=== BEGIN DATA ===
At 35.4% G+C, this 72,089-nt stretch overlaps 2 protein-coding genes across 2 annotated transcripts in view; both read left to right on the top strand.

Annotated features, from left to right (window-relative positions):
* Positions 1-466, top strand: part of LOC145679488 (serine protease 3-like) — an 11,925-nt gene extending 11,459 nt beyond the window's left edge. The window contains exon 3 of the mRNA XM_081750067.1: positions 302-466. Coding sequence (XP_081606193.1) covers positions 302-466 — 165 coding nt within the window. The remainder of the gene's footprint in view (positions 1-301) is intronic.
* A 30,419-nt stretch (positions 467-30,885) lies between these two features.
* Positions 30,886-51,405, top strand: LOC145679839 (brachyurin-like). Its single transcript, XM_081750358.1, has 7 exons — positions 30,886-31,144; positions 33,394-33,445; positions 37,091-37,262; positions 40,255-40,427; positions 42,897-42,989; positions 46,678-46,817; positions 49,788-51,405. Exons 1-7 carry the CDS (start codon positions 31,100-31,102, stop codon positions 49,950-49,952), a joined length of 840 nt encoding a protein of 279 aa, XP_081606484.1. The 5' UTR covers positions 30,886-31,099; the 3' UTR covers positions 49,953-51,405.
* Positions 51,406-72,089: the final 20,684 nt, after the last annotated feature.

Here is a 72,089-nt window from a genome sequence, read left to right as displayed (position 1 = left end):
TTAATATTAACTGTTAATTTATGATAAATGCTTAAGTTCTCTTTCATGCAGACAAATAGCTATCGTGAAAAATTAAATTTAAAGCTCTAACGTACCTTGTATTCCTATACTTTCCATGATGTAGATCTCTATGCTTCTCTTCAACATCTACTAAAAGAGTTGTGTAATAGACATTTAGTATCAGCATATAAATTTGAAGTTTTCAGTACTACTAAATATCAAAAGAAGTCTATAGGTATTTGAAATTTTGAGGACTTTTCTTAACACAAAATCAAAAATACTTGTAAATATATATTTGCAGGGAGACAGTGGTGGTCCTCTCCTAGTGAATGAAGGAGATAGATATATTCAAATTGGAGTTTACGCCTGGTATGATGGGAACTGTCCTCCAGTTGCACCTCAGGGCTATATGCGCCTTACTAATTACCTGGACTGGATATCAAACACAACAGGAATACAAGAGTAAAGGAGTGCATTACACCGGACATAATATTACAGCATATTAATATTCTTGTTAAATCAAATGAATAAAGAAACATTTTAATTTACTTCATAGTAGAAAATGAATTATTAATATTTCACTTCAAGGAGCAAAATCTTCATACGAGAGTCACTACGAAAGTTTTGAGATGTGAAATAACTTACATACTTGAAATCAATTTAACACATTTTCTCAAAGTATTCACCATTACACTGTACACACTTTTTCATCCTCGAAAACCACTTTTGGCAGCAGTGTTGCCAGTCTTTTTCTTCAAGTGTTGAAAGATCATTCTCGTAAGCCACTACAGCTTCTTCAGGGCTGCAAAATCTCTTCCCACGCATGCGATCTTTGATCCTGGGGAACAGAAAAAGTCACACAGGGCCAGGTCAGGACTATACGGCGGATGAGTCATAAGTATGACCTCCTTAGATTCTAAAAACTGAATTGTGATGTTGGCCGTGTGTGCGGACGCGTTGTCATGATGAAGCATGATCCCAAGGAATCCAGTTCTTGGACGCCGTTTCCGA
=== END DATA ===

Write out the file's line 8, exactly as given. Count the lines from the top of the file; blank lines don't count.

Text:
TTAATATTAACTGTTAATTTATGATAAATGCTTAAGTTCTCTTTCATGCAGACAAATAGCTATCGTGAAAAATTAAATTTAAAGCTCTAACGTACCTTGTATTCCTATACTTTCCATGATGTAGATCTCTATGCTTCTCTTCAACATCTACTAAAAGAGTTGTGTAATAGACATTTAGTATCAGCATATAAATTTGAAGTTTTCAGTACTACTAAATATCAAAAGAAGTCTATAGGTATTTGAAATTTTGAGGACTTTTCTTAACACAAAATCAAAAATACTTGTAAATATATATTTGCAGGGAGACAGTGGTGGTCCTCTCCTAGTGAATGAAGGAGATAGATATATTCAAATTGGAGTTTACGCCTGGTATGATGGGAACTGTCCTCCAGTTGCACCTCAGGGCTATATGCGCCTTACTAATTACCTGGACTGGATATCAAACACAACAGGAATACAAGAGTAAAGGAGTGCATTACACCGGACATAATATTACAGCATATTAATATTCTTGTTAAATCAAATGAATAAAGAAACATTTTAATTTACTTCATAGTAGAAAATGAATTATTAATATTTCACTTCAAGGAGCAAAATCTTCATACGAGAGTCACTACGAAAGTTTTGAGATGTGAAATAACTTACATACTTGAAATCAATTTAACACATTTTCTCAAAGTATTCACCATTACACTGTACACACTTTTTCATCCTCGAAAACCACTTTTGGCAGCAGTGTTGCCAGTCTTTTTCTTCAAGTGTTGAAAGATCATTCTCGTAAGCCACTACAGCTTCTTCAGGGCTGCAAAATCTCTTCCCACGCATGCGATCTTTGATCCTGGGGAACAGAAAAAGTCACACAGGGCCAGGTCAGGACTATACGGCGGATGAGTCATAAGTATGACCTCCTTAGATTCTAAAAACTGAATTGTGATGTTGGCCGTGTGTGCGGACGCGTTGTCATGATGAAGCATGATCCCAAGGAATCCAGTTCTTGGACGCCGTTTCCGA